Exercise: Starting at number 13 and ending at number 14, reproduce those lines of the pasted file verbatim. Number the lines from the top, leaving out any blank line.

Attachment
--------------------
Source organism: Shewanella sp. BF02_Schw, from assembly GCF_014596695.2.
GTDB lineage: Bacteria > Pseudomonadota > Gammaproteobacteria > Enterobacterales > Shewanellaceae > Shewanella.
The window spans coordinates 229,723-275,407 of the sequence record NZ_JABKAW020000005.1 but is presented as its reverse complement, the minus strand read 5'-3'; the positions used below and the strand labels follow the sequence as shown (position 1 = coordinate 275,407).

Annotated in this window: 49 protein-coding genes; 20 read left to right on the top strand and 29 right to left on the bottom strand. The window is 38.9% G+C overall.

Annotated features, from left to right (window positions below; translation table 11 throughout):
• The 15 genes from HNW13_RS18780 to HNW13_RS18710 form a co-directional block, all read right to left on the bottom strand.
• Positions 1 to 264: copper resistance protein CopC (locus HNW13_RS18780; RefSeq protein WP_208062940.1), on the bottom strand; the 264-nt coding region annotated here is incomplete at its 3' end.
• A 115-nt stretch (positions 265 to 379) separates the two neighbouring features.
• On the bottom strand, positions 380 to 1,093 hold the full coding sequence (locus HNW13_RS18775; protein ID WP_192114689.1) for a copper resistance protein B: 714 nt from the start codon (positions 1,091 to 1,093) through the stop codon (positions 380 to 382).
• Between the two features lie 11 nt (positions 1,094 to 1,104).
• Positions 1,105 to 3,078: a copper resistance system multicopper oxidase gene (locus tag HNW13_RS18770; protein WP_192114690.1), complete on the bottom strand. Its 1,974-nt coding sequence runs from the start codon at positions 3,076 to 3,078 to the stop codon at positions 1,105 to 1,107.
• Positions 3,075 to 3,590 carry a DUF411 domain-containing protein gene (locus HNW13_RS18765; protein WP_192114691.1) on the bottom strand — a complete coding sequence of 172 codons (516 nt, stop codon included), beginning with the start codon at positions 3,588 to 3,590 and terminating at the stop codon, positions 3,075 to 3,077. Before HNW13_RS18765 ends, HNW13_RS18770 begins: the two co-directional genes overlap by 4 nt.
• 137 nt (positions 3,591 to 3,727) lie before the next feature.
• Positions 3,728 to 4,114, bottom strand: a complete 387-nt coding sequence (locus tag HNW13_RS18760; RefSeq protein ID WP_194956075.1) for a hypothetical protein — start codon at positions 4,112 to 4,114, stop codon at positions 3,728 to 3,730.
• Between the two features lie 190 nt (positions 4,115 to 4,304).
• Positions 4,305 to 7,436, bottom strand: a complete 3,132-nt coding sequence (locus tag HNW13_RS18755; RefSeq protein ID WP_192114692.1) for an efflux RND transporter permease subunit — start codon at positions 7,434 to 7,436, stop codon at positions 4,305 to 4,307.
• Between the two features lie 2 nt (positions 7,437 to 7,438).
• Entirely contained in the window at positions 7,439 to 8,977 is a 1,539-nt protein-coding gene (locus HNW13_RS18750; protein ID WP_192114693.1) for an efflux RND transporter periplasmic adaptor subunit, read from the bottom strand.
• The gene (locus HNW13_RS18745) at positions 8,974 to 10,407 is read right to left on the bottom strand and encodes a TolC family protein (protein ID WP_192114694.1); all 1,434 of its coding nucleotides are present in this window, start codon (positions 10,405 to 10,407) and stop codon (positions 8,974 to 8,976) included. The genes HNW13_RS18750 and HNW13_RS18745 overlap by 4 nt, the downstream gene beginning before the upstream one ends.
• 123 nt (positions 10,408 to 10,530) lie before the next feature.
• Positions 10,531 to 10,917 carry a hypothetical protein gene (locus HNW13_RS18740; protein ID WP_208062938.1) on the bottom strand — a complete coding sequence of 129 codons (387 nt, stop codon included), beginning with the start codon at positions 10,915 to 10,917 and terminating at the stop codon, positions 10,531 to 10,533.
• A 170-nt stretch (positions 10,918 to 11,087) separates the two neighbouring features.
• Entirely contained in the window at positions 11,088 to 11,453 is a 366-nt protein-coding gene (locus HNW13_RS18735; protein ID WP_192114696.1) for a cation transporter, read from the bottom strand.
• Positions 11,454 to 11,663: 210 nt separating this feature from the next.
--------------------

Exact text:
• 137 nt (positions 3,591 to 3,727) lie before the next feature.
• Positions 3,728 to 4,114, bottom strand: a complete 387-nt coding sequence (locus tag HNW13_RS18760; RefSeq protein ID WP_194956075.1) for a hypothetical protein — start codon at positions 4,112 to 4,114, stop codon at positions 3,728 to 3,730.